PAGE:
Translation:I am thinking about what it can do to oneself.
So, I take it that there is not a separate reflexive form of “én” in Danish, and that it is commonplace for “én” to take a reflexive role.
Duo’s English translation here feels badly constructed, because the reflexive pronoun “oneself” clearly does not refer back to the subject of its clause. If it did, it would have been “itself”. (But “itself” or “myself” is surely not the intended meaning by the indefinite pronoun “én” in the Danish.) It is puzzling what “oneself” could be referring to.
However, if the subject “it” referred to an action, then “oneself” could be understood as referring to the one performing the action. Now, it would be clearer if we made the action specific — say, “I am thinking about what smoking can do to oneself” (to borrow one of epac-mcl’s suggested scenarios). With contextual set up, “it”, or preferably “that”, can stand-in for “smoking”, and “oneself” can still be correctly understood — “Many of my friends are picking up smoking. I am thinking about what [doing] that can do to oneself.”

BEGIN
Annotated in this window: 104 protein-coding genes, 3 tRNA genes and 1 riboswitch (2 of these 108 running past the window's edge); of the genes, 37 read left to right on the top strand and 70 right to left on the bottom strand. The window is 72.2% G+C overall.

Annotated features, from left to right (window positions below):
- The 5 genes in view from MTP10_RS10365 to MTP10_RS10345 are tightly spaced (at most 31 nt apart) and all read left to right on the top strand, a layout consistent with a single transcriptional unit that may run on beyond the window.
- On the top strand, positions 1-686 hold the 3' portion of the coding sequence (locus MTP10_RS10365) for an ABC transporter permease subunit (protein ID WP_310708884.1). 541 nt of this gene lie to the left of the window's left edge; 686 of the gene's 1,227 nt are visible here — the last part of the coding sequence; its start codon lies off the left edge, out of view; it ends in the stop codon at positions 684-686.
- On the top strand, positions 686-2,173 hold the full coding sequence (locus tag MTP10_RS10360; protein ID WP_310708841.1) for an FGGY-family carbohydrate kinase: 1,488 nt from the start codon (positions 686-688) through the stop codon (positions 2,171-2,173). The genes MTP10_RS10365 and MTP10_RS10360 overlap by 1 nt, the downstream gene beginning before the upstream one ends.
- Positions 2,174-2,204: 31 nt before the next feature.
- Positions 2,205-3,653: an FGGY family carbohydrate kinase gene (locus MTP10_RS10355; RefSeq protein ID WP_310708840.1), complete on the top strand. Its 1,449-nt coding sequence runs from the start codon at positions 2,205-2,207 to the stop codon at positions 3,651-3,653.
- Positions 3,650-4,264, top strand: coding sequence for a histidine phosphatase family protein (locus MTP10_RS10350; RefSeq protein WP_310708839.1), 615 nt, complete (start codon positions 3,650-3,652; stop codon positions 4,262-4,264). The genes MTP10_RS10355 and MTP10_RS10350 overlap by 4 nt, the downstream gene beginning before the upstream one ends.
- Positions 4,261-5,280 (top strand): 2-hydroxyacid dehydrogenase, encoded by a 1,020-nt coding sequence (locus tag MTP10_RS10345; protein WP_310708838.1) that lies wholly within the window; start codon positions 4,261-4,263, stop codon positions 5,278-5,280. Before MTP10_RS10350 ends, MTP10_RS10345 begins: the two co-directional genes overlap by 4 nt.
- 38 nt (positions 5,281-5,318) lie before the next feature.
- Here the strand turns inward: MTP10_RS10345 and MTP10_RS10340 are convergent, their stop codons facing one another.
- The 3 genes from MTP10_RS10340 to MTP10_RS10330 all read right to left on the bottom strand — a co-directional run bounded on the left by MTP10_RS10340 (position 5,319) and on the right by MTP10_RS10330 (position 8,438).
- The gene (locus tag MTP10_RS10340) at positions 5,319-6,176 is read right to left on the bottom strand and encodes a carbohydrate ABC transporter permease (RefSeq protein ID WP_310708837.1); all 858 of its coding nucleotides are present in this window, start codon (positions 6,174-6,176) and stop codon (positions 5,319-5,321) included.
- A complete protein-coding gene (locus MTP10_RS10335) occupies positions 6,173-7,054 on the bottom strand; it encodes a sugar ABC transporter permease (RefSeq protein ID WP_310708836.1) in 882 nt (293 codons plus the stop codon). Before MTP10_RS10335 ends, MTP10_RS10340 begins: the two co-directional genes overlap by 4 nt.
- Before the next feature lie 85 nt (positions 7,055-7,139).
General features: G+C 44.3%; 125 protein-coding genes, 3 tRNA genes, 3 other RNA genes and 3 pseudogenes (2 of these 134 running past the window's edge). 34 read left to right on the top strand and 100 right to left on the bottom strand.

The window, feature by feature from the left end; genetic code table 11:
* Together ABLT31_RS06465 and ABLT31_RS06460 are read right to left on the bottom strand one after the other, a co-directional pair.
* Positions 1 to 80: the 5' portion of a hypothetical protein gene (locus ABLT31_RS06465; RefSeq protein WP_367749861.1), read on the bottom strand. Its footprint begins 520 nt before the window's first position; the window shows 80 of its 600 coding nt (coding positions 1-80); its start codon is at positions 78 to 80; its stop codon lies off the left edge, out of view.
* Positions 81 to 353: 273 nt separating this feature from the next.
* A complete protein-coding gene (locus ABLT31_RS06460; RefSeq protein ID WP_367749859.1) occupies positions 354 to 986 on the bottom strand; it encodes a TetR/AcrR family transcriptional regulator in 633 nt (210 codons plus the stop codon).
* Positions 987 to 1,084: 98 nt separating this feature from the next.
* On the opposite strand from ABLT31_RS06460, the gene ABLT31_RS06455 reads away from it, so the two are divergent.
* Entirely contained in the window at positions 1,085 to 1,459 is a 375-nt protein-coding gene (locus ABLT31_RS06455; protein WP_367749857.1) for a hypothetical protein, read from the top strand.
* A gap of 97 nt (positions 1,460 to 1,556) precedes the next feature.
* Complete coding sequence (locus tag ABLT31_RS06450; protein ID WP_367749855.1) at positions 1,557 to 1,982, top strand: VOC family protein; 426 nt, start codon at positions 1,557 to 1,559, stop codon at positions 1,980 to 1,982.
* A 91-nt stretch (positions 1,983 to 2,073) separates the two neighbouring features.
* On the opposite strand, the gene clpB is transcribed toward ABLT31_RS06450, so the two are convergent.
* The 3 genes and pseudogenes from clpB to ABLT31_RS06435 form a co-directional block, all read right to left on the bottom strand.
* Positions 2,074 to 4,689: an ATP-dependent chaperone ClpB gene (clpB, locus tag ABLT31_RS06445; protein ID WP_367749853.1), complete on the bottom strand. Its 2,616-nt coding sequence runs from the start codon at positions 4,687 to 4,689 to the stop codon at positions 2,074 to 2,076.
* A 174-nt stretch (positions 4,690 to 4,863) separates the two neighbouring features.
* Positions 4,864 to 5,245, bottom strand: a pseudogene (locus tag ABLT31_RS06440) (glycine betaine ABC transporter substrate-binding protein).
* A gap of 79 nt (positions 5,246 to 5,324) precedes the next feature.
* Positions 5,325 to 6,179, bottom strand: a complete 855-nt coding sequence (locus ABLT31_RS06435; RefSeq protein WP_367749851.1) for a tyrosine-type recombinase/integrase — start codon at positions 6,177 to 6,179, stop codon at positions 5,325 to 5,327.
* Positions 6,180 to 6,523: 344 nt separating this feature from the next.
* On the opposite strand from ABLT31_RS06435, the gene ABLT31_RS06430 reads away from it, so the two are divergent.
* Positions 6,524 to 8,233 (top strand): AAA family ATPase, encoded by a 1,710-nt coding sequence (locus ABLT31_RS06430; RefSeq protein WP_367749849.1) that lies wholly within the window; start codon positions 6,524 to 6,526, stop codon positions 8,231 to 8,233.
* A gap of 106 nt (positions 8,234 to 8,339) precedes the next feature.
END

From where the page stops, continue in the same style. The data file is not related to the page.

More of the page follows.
I wonder whether the Danish sentence also needs the help of a context to put “én" into a reflexive role. If so, then without the supporting context, could “én” just as well not be reflexive?
Talking about oneself in other languages can be confusing for English speakers because we have few instances of usage of these types of phrases in English. Example: It is nicer to say, "Talking about oneself is hard," than to say, "Talking about myself is hard." In many other languages you only say it the first way, but in English we usually use the second.